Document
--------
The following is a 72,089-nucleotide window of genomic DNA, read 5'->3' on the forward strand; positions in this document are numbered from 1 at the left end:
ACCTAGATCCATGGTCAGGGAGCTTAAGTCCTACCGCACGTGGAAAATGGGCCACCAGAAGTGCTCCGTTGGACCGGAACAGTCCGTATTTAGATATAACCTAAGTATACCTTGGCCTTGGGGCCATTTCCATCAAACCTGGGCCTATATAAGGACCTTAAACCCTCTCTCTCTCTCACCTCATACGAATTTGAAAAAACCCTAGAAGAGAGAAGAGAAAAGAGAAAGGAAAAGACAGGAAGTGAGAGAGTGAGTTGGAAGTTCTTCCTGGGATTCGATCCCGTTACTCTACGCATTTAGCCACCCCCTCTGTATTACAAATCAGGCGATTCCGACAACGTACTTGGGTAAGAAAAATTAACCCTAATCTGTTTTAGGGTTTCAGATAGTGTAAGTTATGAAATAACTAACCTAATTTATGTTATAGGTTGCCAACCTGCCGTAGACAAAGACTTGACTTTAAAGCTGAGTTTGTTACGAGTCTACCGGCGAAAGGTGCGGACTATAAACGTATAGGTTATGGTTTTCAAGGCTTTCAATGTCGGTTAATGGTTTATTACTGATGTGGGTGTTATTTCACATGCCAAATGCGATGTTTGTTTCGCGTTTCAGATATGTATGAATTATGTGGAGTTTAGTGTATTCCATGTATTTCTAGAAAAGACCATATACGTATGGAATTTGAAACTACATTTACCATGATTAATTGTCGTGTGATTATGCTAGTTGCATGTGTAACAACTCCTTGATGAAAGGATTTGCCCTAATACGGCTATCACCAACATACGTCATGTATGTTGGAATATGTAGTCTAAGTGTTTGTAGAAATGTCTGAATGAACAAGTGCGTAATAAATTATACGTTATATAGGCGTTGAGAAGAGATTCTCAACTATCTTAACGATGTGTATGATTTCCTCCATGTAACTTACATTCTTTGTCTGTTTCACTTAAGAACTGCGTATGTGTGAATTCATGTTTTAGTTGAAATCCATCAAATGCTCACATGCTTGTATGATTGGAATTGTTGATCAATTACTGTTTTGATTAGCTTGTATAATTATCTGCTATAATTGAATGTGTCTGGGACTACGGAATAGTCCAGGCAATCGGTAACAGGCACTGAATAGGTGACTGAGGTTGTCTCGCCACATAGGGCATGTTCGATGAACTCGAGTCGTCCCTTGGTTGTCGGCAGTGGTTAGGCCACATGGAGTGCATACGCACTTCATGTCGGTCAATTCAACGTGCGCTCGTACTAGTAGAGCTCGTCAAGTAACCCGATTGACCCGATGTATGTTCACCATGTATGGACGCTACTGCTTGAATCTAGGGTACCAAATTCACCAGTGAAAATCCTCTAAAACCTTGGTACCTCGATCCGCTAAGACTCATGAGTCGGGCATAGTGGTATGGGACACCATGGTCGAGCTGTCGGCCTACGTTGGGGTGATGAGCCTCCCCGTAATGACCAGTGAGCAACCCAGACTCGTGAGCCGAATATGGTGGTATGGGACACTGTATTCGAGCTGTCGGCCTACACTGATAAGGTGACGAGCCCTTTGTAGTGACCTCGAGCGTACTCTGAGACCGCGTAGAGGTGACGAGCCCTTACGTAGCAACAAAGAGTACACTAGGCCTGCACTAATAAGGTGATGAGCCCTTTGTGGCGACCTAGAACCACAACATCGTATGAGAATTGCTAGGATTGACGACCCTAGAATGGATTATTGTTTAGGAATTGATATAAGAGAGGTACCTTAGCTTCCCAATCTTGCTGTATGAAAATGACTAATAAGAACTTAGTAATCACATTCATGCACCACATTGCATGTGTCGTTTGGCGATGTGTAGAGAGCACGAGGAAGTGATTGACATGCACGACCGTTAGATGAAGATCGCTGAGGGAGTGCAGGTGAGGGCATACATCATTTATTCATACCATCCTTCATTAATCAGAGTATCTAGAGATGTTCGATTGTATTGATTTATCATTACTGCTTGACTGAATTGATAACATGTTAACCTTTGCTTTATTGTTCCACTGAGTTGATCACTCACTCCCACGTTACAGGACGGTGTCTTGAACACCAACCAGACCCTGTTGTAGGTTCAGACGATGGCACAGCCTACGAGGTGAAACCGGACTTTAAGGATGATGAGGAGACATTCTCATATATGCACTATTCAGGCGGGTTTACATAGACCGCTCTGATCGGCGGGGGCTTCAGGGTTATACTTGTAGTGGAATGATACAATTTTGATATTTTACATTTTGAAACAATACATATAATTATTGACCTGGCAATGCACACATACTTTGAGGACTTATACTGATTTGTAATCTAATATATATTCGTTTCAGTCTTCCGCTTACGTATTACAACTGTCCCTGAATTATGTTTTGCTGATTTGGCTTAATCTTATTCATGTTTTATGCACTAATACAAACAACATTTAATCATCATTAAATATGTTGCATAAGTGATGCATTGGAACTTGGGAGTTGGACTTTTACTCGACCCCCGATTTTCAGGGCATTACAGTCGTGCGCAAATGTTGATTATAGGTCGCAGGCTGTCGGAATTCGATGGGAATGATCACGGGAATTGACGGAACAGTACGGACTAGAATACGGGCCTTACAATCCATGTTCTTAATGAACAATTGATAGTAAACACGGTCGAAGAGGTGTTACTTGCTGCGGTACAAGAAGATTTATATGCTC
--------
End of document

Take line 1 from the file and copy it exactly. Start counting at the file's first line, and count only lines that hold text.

The following is a 72,089-nucleotide window of genomic DNA, read 5'->3' on the forward strand; positions in this document are numbered from 1 at the left end: